On the actual wedding day (Gamos) the houses of both the bride and groom were decorated with garlands of olive and laurel. There was a sacrifice at the house of the bride's father at which the bride was present, veiled, in her best clothes with a wreath on her head. She was accompanied by girlfriends and her Nympheutria or "maid of honour". Similarly, the bridegroom was accompanied by by his Parochos or "best man". At the banquet men and women were seated apart. The meal included sesame cakes - a symbol of fertility and afterwards the bride recieved her presents. Towards evening the procession formed up to take the bride to her new home. Originally this been like a forcible abduction; the practice continued in Sparta where the girl was carried to the man's house, her hair cropped, dressed up like a man and finally bedded on a straw mattress to wait for her husband's visit. He, after consumating the marriage, would return to his communal barracks. In Athens, bride and groom travelled in a wagon, drawn by mules and oxen, driven by a friend of the groom. The bride carried a sieve and a grid-iron - symbols of her domestic role. Relatives and friends followed on foot, carrying torches, accompanied by flutes and lyres. At the groom's house the couple were showered with nuts and dried figs. She was offered wedding cake made with sesame and honey. The bride and groom went straight to the bridal chamber - Thalamos - where for the first time the bride removed her veil. Outside the room the wedding guests sang wedding songs as loudly as possible to scare away evil spirits.

The Day After The Wedding

The bride's parents came in a solemn procession to the newly wed's house, accompanied by flutes and bearing gifts. At this point the dowry was handed over. A few days later the bridegroom offered a banquet to the members of his phratry. He did not introduce his wife to them, he merely informed them of his marriage and of the 'prospective' children to be enrolled in the phratry.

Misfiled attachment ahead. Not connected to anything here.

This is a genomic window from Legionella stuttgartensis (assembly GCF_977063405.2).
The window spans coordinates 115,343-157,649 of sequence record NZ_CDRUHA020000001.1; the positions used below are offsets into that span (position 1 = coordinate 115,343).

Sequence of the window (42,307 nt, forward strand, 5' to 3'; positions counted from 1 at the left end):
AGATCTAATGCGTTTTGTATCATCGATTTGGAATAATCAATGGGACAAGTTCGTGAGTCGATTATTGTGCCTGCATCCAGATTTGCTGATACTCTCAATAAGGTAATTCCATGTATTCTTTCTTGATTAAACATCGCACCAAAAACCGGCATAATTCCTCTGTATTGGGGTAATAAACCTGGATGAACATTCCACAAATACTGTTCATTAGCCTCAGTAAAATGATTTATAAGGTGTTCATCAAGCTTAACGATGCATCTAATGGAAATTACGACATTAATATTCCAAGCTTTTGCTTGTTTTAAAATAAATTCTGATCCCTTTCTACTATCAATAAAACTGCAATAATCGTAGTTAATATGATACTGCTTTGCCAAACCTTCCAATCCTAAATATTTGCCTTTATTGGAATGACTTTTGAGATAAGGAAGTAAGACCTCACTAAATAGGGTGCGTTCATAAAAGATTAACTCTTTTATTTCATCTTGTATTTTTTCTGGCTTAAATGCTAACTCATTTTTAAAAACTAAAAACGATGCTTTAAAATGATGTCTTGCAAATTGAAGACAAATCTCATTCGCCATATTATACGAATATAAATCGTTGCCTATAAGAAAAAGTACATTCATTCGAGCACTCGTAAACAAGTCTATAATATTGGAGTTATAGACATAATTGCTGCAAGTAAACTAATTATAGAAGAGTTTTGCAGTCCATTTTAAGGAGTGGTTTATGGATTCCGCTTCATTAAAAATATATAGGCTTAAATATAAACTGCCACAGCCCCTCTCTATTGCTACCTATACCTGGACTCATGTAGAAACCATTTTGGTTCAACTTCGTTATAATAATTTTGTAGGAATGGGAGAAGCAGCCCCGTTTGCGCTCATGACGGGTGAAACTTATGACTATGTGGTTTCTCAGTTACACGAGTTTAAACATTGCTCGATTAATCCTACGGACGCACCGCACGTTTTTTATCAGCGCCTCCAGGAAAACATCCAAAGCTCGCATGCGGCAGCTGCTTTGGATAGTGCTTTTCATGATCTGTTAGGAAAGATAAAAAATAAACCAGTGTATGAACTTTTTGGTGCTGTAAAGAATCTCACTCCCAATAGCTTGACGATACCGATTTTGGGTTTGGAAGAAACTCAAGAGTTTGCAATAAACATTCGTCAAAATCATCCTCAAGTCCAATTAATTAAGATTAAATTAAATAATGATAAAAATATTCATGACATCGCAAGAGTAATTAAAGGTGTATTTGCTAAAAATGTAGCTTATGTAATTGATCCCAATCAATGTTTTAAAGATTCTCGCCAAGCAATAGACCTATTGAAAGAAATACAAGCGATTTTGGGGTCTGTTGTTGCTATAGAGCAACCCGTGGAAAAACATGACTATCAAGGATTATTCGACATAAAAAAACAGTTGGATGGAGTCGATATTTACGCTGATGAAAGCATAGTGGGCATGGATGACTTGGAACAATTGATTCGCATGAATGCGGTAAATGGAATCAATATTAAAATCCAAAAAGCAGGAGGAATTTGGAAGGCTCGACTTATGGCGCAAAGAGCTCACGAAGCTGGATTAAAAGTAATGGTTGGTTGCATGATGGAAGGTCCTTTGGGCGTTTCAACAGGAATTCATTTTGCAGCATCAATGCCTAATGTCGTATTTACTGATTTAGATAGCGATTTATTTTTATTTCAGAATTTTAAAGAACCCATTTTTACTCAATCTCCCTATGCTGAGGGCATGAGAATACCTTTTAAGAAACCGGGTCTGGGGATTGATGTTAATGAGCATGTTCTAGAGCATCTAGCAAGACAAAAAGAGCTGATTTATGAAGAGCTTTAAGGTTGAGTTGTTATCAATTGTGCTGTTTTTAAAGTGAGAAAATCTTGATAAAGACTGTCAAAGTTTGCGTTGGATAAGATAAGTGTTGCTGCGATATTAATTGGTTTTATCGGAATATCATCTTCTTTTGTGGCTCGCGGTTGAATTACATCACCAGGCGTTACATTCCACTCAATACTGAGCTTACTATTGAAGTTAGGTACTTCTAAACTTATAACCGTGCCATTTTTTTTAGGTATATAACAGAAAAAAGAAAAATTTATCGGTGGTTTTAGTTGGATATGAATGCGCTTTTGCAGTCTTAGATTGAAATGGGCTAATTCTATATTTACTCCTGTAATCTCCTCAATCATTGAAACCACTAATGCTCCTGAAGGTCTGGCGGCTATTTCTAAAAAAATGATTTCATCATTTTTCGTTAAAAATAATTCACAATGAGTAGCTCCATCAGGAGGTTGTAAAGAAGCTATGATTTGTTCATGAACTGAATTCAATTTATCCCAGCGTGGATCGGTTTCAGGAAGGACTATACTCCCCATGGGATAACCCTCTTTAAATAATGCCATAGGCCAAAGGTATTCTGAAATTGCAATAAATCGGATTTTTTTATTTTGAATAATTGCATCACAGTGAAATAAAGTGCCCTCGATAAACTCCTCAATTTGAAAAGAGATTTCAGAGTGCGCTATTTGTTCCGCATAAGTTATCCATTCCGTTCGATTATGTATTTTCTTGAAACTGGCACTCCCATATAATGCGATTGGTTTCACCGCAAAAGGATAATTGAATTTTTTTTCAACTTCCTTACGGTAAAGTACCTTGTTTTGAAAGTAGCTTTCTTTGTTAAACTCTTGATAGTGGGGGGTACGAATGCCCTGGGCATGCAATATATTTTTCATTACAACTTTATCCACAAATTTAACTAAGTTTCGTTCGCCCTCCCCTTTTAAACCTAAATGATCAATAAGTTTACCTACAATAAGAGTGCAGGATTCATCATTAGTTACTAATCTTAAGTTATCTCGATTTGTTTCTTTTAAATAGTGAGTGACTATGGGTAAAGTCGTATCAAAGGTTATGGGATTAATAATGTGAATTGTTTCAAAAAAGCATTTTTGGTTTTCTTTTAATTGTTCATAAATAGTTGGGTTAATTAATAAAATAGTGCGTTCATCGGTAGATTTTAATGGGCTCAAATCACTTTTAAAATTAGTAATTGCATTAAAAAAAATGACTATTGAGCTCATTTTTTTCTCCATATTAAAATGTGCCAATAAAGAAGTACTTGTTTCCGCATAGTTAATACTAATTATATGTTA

The man always had the right to divorce his wife - even for no valid reason. A wife's adultery, if established by the courts, made divorce obligatory. Failure to divorce an adulterous wife made the husband liable to Atimia - the loss of his rights as a citizen. Barreness was a common reason, particularly as man married to ensure the survival of his family and therefore his city. Divorce therefore could be a necessary religious and patriotic duty. On the other hand, the fact that a woman was pregnant did not make her exempt from divorce. However, a husband who returned his wife back home had to return her dowry too - a necessary check on a rocketing divorce rate.

Divorce was easy for a man. For a woman to divorce a husband was very much harder. Legally, she was presumed incapable of managing her own affairs. All she could do was approach the Archon (justice minister) and put before him a written statement with her reason for application. The Archon was the sole judge. Blatant unfaithfulness was not a likely reason for divorce because society accepted complete sexual liberty for men. Violence or ill-treatment could be valid if proved. Whereas a divorced wife returned to her father or family home with little real disgrace, a woman who divorced her husband was frowned on by other married women. Shunned by neighbours and perhaps even by family, there was little future for such women - many were forced to become mistresses or prostitutes.


Greek marriages did not produce very many babies for three reasons:


  1. The husband could satisfy his sexual instinct outside of marriage.
  2. Either through poverty or selfishness, people dreaded extra mouths to feed.
  3. Anxiety that family estates would have to be divided among too many heirs.


There were two way of avoiding an over-numerous family: abortion and the exposure of newborn infants. Abortion was not illegal; the law protected the child-to-be's master, i.e. its father. A mother could not have an abortion without her husband's consent, nor a slave girl without that her of her owner.